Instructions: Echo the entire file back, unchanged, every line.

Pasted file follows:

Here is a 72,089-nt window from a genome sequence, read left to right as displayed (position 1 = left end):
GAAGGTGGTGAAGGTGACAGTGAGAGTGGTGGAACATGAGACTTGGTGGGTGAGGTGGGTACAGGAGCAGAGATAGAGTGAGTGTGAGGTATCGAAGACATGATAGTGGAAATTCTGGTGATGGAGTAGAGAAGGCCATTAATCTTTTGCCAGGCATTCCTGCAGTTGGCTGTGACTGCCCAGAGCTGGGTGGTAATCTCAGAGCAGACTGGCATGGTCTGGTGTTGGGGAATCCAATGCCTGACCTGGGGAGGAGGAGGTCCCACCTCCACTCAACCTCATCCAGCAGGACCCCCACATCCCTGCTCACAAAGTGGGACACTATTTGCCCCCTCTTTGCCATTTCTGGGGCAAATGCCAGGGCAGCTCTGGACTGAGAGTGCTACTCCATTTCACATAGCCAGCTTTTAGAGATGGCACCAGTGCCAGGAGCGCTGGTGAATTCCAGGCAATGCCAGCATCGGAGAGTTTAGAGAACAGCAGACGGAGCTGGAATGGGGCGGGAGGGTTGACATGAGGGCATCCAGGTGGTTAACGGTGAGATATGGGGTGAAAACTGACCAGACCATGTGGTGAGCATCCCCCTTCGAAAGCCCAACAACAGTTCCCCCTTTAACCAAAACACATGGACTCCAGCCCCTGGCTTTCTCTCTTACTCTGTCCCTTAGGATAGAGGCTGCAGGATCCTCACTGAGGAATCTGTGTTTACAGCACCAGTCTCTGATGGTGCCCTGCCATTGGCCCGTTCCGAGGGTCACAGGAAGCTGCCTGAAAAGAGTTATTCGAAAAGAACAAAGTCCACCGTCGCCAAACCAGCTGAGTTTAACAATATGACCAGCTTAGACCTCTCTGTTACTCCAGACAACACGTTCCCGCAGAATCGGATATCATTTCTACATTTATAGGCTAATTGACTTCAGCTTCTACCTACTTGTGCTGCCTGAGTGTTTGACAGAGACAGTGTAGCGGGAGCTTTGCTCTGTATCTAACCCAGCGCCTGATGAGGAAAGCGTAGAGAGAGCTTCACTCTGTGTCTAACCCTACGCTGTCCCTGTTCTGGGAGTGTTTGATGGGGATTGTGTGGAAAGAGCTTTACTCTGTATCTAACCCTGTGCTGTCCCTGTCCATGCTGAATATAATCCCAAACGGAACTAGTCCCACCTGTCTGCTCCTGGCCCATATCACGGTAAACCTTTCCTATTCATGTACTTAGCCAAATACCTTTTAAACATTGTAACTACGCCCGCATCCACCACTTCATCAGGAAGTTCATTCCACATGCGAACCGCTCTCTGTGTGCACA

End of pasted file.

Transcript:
Here is a 72,089-nt window from a genome sequence, read left to right as displayed (position 1 = left end):
GAAGGTGGTGAAGGTGACAGTGAGAGTGGTGGAACATGAGACTTGGTGGGTGAGGTGGGTACAGGAGCAGAGATAGAGTGAGTGTGAGGTATCGAAGACATGATAGTGGAAATTCTGGTGATGGAGTAGAGAAGGCCATTAATCTTTTGCCAGGCATTCCTGCAGTTGGCTGTGACTGCCCAGAGCTGGGTGGTAATCTCAGAGCAGACTGGCATGGTCTGGTGTTGGGGAATCCAATGCCTGACCTGGGGAGGAGGAGGTCCCACCTCCACTCAACCTCATCCAGCAGGACCCCCACATCCCTGCTCACAAAGTGGGACACTATTTGCCCCCTCTTTGCCATTTCTGGGGCAAATGCCAGGGCAGCTCTGGACTGAGAGTGCTACTCCATTTCACATAGCCAGCTTTTAGAGATGGCACCAGTGCCAGGAGCGCTGGTGAATTCCAGGCAATGCCAGCATCGGAGAGTTTAGAGAACAGCAGACGGAGCTGGAATGGGGCGGGAGGGTTGACATGAGGGCATCCAGGTGGTTAACGGTGAGATATGGGGTGAAAACTGACCAGACCATGTGGTGAGCATCCCCCTTCGAAAGCCCAACAACAGTTCCCCCTTTAACCAAAACACATGGACTCCAGCCCCTGGCTTTCTCTCTTACTCTGTCCCTTAGGATAGAGGCTGCAGGATCCTCACTGAGGAATCTGTGTTTACAGCACCAGTCTCTGATGGTGCCCTGCCATTGGCCCGTTCCGAGGGTCACAGGAAGCTGCCTGAAAAGAGTTATTCGAAAAGAACAAAGTCCACCGTCGCCAAACCAGCTGAGTTTAACAATATGACCAGCTTAGACCTCTCTGTTACTCCAGACAACACGTTCCCGCAGAATCGGATATCATTTCTACATTTATAGGCTAATTGACTTCAGCTTCTACCTACTTGTGCTGCCTGAGTGTTTGACAGAGACAGTGTAGCGGGAGCTTTGCTCTGTATCTAACCCAGCGCCTGATGAGGAAAGCGTAGAGAGAGCTTCACTCTGTGTCTAACCCTACGCTGTCCCTGTTCTGGGAGTGTTTGATGGGGATTGTGTGGAAAGAGCTTTACTCTGTATCTAACCCTGTGCTGTCCCTGTCCATGCTGAATATAATCCCAAACGGAACTAGTCCCACCTGTCTGCTCCTGGCCCATATCACGGTAAACCTTTCCTATTCATGTACTTAGCCAAATACCTTTTAAACATTGTAACTACGCCCGCATCCACCACTTCATCAGGAAGTTCATTCCACATGCGAACCGCTCTCTGTGTGCACA